~posted by Beth Gallaway

Burger’s Blogger Bash

Posted by Beth Gallaway

Burger Blogger Bash, ALA2006

Photo: Leslie Burger welcomes guests to her Blogger Bash – folks from the biblioblogosphere mingled with heroes whose libraries and lives have been devasted by Katrina.

I showed up at ALA President-Elect Leslie Burger’s hospitality suite Saturday night expecting to rub elbows with fellow bloggers and thank Burger for her open acceptance of the biblioblogosphere. There was lots of elbow rubbing going on that night and Burger greeted each visitor as s/he walked in the door.

Invitations to the reception were extended to Gulf Coast libraries, and it was Burger’s hope, since she is a shrewd and savvy woman who recognizes that blogging is an important communications tool, that bringing these two groups together might help extend the message that the devestating effects of Hurricane Katrina have not diminished much.

We heard heartwrenching stories from public, academic and school libraries about loss of staff, defected to other parts of the country; losses of millions of dollars worth of books and computers; the struggle to maintain some basic library services to citizens still living in tents; the plea for “NO MORE BOOKS!!! We need MONEY!”

We also heard heartwarming stories, some told to the crowd, others exchanged one on one, about children who raised a few hundred dollars with lemonade stands, of libraries in other parts of the country who did local fundraising to send to specifically designated sister libraries in New Orleans; an academic library that saw an opportunity to promote remote and electronic services; a school than managed to graduate its class in December. The evening was a much deserved tribute to and celebration of the workers who returned and are every day heroes for simply doing their jobs in such terrible conditions. I’m not convinced I would have done the same.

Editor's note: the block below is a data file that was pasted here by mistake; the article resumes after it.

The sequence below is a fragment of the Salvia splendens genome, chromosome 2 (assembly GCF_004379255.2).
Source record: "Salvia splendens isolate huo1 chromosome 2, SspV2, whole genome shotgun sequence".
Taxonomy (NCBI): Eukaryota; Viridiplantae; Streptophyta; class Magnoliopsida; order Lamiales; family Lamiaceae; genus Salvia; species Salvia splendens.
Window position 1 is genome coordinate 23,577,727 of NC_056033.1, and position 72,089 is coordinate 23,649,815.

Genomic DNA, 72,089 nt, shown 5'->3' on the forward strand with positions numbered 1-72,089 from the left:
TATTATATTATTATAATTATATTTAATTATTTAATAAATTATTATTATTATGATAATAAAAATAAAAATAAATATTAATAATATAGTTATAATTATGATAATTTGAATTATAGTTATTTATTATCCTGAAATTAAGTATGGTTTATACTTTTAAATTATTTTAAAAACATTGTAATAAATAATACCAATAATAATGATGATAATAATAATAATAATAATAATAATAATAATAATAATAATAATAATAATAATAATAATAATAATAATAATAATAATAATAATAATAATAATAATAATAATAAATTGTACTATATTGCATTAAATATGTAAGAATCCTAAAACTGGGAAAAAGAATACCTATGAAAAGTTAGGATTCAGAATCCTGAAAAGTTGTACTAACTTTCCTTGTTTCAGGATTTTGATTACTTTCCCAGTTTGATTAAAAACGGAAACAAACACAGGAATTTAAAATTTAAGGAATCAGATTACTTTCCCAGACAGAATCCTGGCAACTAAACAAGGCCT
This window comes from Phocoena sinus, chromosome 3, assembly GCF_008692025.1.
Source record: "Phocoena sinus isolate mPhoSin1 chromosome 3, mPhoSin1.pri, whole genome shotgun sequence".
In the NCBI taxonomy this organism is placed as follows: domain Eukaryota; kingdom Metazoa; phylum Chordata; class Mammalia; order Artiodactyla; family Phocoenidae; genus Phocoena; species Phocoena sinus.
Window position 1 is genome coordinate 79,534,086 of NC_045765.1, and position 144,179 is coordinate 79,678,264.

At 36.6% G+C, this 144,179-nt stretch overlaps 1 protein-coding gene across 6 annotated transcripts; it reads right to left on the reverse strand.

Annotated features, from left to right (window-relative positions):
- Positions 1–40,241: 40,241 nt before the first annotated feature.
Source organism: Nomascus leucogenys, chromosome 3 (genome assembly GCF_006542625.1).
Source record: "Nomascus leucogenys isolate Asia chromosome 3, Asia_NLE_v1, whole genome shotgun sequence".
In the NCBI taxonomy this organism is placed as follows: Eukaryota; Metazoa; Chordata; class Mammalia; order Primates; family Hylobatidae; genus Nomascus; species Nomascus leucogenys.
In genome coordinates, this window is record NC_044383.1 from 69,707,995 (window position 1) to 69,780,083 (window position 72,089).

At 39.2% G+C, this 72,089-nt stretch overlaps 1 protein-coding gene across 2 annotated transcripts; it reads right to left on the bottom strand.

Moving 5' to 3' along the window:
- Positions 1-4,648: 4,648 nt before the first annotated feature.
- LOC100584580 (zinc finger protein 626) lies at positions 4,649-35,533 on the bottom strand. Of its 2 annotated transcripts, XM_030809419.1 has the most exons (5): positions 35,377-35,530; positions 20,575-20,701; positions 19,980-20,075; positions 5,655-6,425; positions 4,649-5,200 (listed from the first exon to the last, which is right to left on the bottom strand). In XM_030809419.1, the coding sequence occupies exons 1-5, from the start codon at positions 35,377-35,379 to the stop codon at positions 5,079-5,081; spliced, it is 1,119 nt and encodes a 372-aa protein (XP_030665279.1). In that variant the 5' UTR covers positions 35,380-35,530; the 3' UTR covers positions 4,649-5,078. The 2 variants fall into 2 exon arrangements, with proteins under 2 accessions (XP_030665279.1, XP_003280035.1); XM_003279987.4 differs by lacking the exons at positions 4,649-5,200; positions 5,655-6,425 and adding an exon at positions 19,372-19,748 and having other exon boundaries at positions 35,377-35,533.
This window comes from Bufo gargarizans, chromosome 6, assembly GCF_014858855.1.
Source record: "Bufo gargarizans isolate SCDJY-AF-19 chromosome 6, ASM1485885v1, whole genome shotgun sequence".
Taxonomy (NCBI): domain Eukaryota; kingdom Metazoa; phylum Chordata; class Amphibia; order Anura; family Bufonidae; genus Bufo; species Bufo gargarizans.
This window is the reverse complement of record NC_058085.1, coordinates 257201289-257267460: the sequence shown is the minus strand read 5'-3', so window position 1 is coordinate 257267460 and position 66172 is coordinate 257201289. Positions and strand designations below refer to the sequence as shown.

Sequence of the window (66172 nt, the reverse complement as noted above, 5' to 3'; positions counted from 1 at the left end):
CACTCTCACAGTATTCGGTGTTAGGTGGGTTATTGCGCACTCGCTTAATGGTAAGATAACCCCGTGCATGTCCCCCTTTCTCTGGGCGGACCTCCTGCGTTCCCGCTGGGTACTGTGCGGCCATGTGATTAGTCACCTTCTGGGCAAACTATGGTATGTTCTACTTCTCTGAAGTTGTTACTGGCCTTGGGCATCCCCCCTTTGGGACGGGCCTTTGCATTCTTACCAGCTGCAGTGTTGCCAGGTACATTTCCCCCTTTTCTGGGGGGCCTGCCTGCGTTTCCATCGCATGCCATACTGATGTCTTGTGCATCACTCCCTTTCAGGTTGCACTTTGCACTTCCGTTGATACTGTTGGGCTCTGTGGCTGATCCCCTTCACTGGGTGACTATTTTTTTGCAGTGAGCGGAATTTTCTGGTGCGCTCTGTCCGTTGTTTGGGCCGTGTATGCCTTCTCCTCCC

I asked where the donation bucket was – how could you not want to give something after watching the emotion play out on someone’s face as such losses are described? – but I can’t help feeling that although I agree libraries are essential – ESSENTIAL! – perhaps permanent shelter, clean drinking water, and public health & safety are higher priorities than new books and computers. What do the rest of you think?

Donate to the New Orleans Rebuild Project at http://www.nutrias.org/~nopl/foundation/katrinafoundationdonation.htm.

The Kids are Alright, and Stephen Abrams is great

Posted by Beth Gallaway

The YALSA Technology for Young Adults committee traditionally hosts a program at the crack of dawn on Sunday morning (okay, 8:00 AM – it’s early!) and it is ALWAYS worth getting up for.

This year, Stephen Abram, whose job title is Vice President of Innovation (how cool is that!?) and blogger extradordinaire of Stephen’s Lighthouse, presented The Kids are Alright! Millennials and their Information Behaviors to a LOT of other people who found were bright-eyed and bushy-tailed and eager to hear what he had to say.

I walked in to hear him encouraging the audience to pay attention to gaming (yay!) and to read Beck & Wade’s Got Game (the paperback edition is named The Kids are Alright. Abram went on to impart characteristics of the millennial generation and show by example how they are different from Boomers and Gen X/Y. They are generally:

  • More direct (polite but assertive and demanding)
  • Smarter (IQ tests are revised and made more difficult every year; the current standard of 100 would have been genuis level when the test was first standardized) Healthier (about 8% smoke)
  • Both more liberal and conservative (multiculturally and globally aware, and patriotic and spiritual)
  • Well-balanced (able to both multitask and commune with themselves.

Some stats:
90% own a home computer
85% spend at least an hour a day online
75% have a TV in thir room (cramming 8.5 hours of television viewing into 6.5 hours, due to multitasking

In light of these facts, Abram challenged libraries to meet the youth where they are. “They live on the phone,” he said, challenging us to make our webpages be readable on small screens, to set up IM screen names and get into MySpace where our users are.